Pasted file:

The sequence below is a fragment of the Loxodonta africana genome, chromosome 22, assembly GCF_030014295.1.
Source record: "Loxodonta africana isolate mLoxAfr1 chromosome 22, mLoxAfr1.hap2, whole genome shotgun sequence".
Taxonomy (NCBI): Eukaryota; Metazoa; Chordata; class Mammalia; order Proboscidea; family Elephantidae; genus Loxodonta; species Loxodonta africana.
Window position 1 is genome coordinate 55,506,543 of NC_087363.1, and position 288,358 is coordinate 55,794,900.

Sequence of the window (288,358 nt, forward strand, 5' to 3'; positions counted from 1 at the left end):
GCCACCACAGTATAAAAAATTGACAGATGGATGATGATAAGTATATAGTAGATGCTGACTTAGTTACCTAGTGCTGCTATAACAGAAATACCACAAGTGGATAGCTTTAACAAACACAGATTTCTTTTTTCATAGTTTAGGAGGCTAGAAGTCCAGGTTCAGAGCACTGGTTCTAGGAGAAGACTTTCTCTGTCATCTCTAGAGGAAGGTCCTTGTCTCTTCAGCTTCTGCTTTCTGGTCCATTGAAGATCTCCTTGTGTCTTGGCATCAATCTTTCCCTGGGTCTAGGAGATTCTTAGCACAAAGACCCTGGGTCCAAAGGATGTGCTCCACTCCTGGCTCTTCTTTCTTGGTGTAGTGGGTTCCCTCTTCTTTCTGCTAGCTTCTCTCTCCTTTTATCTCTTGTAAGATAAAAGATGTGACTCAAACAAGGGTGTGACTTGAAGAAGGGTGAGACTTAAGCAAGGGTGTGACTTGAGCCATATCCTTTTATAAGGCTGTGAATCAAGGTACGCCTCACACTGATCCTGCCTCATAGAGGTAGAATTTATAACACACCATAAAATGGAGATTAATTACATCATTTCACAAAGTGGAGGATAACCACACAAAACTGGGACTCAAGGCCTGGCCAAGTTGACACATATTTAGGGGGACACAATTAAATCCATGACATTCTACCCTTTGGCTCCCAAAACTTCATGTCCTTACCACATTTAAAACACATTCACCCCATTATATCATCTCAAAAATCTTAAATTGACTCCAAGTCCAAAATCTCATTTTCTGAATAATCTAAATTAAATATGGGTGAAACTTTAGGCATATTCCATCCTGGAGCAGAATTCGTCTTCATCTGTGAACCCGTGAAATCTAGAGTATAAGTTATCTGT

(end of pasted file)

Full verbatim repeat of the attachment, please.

The sequence below is a fragment of the Loxodonta africana genome, chromosome 22, assembly GCF_030014295.1.
Source record: "Loxodonta africana isolate mLoxAfr1 chromosome 22, mLoxAfr1.hap2, whole genome shotgun sequence".
Taxonomy (NCBI): Eukaryota; Metazoa; Chordata; class Mammalia; order Proboscidea; family Elephantidae; genus Loxodonta; species Loxodonta africana.
Window position 1 is genome coordinate 55,506,543 of NC_087363.1, and position 288,358 is coordinate 55,794,900.

Sequence of the window (288,358 nt, forward strand, 5' to 3'; positions counted from 1 at the left end):
GCCACCACAGTATAAAAAATTGACAGATGGATGATGATAAGTATATAGTAGATGCTGACTTAGTTACCTAGTGCTGCTATAACAGAAATACCACAAGTGGATAGCTTTAACAAACACAGATTTCTTTTTTCATAGTTTAGGAGGCTAGAAGTCCAGGTTCAGAGCACTGGTTCTAGGAGAAGACTTTCTCTGTCATCTCTAGAGGAAGGTCCTTGTCTCTTCAGCTTCTGCTTTCTGGTCCATTGAAGATCTCCTTGTGTCTTGGCATCAATCTTTCCCTGGGTCTAGGAGATTCTTAGCACAAAGACCCTGGGTCCAAAGGATGTGCTCCACTCCTGGCTCTTCTTTCTTGGTGTAGTGGGTTCCCTCTTCTTTCTGCTAGCTTCTCTCTCCTTTTATCTCTTGTAAGATAAAAGATGTGACTCAAACAAGGGTGTGACTTGAAGAAGGGTGAGACTTAAGCAAGGGTGTGACTTGAGCCATATCCTTTTATAAGGCTGTGAATCAAGGTACGCCTCACACTGATCCTGCCTCATAGAGGTAGAATTTATAACACACCATAAAATGGAGATTAATTACATCATTTCACAAAGTGGAGGATAACCACACAAAACTGGGACTCAAGGCCTGGCCAAGTTGACACATATTTAGGGGGACACAATTAAATCCATGACATTCTACCCTTTGGCTCCCAAAACTTCATGTCCTTACCACATTTAAAACACATTCACCCCATTATATCATCTCAAAAATCTTAAATTGACTCCAAGTCCAAAATCTCATTTTCTGAATAATCTAAATTAAATATGGGTGAAACTTTAGGCATATTCCATCCTGGAGCAGAATTCGTCTTCATCTGTGAACCCGTGAAATCTAGAGTATAAGTTATCTGT